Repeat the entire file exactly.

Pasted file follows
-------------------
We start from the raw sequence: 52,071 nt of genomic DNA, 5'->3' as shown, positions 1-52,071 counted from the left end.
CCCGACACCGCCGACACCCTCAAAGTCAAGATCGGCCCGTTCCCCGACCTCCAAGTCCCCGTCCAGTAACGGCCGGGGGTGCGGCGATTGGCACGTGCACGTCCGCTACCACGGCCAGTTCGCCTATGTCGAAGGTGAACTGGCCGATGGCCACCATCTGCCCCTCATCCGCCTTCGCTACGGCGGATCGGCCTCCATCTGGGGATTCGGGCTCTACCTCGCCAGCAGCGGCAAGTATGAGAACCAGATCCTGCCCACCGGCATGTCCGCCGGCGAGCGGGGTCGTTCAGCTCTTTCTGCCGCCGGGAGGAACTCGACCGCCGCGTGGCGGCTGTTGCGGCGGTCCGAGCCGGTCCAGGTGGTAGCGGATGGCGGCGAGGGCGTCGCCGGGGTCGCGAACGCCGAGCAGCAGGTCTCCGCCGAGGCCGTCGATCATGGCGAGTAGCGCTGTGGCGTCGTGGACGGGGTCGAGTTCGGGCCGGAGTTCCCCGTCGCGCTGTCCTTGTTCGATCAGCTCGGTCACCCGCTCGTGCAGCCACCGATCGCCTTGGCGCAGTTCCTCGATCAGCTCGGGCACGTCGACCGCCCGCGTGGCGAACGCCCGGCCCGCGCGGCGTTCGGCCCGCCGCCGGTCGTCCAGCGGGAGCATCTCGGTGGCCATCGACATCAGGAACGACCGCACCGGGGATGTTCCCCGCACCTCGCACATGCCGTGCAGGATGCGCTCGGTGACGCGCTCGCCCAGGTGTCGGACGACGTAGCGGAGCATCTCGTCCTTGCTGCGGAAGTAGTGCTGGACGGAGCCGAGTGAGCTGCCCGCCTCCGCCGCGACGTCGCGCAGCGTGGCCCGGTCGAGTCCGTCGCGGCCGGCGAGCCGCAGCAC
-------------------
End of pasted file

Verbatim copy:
We start from the raw sequence: 52,071 nt of genomic DNA, 5'->3' as shown, positions 1-52,071 counted from the left end.
CCCGACACCGCCGACACCCTCAAAGTCAAGATCGGCCCGTTCCCCGACCTCCAAGTCCCCGTCCAGTAACGGCCGGGGGTGCGGCGATTGGCACGTGCACGTCCGCTACCACGGCCAGTTCGCCTATGTCGAAGGTGAACTGGCCGATGGCCACCATCTGCCCCTCATCCGCCTTCGCTACGGCGGATCGGCCTCCATCTGGGGATTCGGGCTCTACCTCGCCAGCAGCGGCAAGTATGAGAACCAGATCCTGCCCACCGGCATGTCCGCCGGCGAGCGGGGTCGTTCAGCTCTTTCTGCCGCCGGGAGGAACTCGACCGCCGCGTGGCGGCTGTTGCGGCGGTCCGAGCCGGTCCAGGTGGTAGCGGATGGCGGCGAGGGCGTCGCCGGGGTCGCGAACGCCGAGCAGCAGGTCTCCGCCGAGGCCGTCGATCATGGCGAGTAGCGCTGTGGCGTCGTGGACGGGGTCGAGTTCGGGCCGGAGTTCCCCGTCGCGCTGTCCTTGTTCGATCAGCTCGGTCACCCGCTCGTGCAGCCACCGATCGCCTTGGCGCAGTTCCTCGATCAGCTCGGGCACGTCGACCGCCCGCGTGGCGAACGCCCGGCCCGCGCGGCGTTCGGCCCGCCGCCGGTCGTCCAGCGGGAGCATCTCGGTGGCCATCGACATCAGGAACGACCGCACCGGGGATGTTCCCCGCACCTCGCACATGCCGTGCAGGATGCGCTCGGTGACGCGCTCGCCCAGGTGTCGGACGACGTAGCGGAGCATCTCGTCCTTGCTGCGGAAGTAGTGCTGGACGGAGCCGAGTGAGCTGCCCGCCTCCGCCGCGACGTCGCGCAGCGTGGCCCGGTCGAGTCCGTCGCGGCCGGCGAGCCGCAGCAC